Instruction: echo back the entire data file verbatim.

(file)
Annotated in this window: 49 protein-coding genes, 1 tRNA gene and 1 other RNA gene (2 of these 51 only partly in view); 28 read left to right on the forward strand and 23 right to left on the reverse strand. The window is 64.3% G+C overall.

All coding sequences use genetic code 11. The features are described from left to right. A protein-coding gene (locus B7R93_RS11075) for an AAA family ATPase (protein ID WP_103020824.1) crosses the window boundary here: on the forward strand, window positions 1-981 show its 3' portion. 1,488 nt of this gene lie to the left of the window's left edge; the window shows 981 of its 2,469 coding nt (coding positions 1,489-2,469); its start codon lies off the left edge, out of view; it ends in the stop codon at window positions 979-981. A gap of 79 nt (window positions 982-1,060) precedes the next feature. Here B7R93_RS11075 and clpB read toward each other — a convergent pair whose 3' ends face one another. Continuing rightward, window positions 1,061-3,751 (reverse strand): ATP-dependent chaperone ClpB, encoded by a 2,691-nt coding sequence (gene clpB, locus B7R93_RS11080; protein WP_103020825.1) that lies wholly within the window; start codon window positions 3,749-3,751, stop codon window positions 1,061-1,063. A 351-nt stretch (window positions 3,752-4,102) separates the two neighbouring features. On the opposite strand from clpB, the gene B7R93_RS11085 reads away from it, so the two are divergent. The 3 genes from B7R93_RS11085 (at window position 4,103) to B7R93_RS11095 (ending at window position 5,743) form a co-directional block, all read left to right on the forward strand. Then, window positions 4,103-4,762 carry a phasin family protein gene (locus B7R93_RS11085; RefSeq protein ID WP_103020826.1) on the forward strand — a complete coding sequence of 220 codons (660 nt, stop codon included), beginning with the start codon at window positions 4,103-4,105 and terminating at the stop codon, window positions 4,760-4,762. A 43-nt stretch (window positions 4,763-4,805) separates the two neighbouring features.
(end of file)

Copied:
Annotated in this window: 49 protein-coding genes, 1 tRNA gene and 1 other RNA gene (2 of these 51 only partly in view); 28 read left to right on the forward strand and 23 right to left on the reverse strand. The window is 64.3% G+C overall.

All coding sequences use genetic code 11. The features are described from left to right. A protein-coding gene (locus B7R93_RS11075) for an AAA family ATPase (protein ID WP_103020824.1) crosses the window boundary here: on the forward strand, window positions 1-981 show its 3' portion. 1,488 nt of this gene lie to the left of the window's left edge; the window shows 981 of its 2,469 coding nt (coding positions 1,489-2,469); its start codon lies off the left edge, out of view; it ends in the stop codon at window positions 979-981. A gap of 79 nt (window positions 982-1,060) precedes the next feature. Here B7R93_RS11075 and clpB read toward each other — a convergent pair whose 3' ends face one another. Continuing rightward, window positions 1,061-3,751 (reverse strand): ATP-dependent chaperone ClpB, encoded by a 2,691-nt coding sequence (gene clpB, locus B7R93_RS11080; protein WP_103020825.1) that lies wholly within the window; start codon window positions 3,749-3,751, stop codon window positions 1,061-1,063. A 351-nt stretch (window positions 3,752-4,102) separates the two neighbouring features. On the opposite strand from clpB, the gene B7R93_RS11085 reads away from it, so the two are divergent. The 3 genes from B7R93_RS11085 (at window position 4,103) to B7R93_RS11095 (ending at window position 5,743) form a co-directional block, all read left to right on the forward strand. Then, window positions 4,103-4,762 carry a phasin family protein gene (locus B7R93_RS11085; RefSeq protein ID WP_103020826.1) on the forward strand — a complete coding sequence of 220 codons (660 nt, stop codon included), beginning with the start codon at window positions 4,103-4,105 and terminating at the stop codon, window positions 4,760-4,762. A 43-nt stretch (window positions 4,763-4,805) separates the two neighbouring features.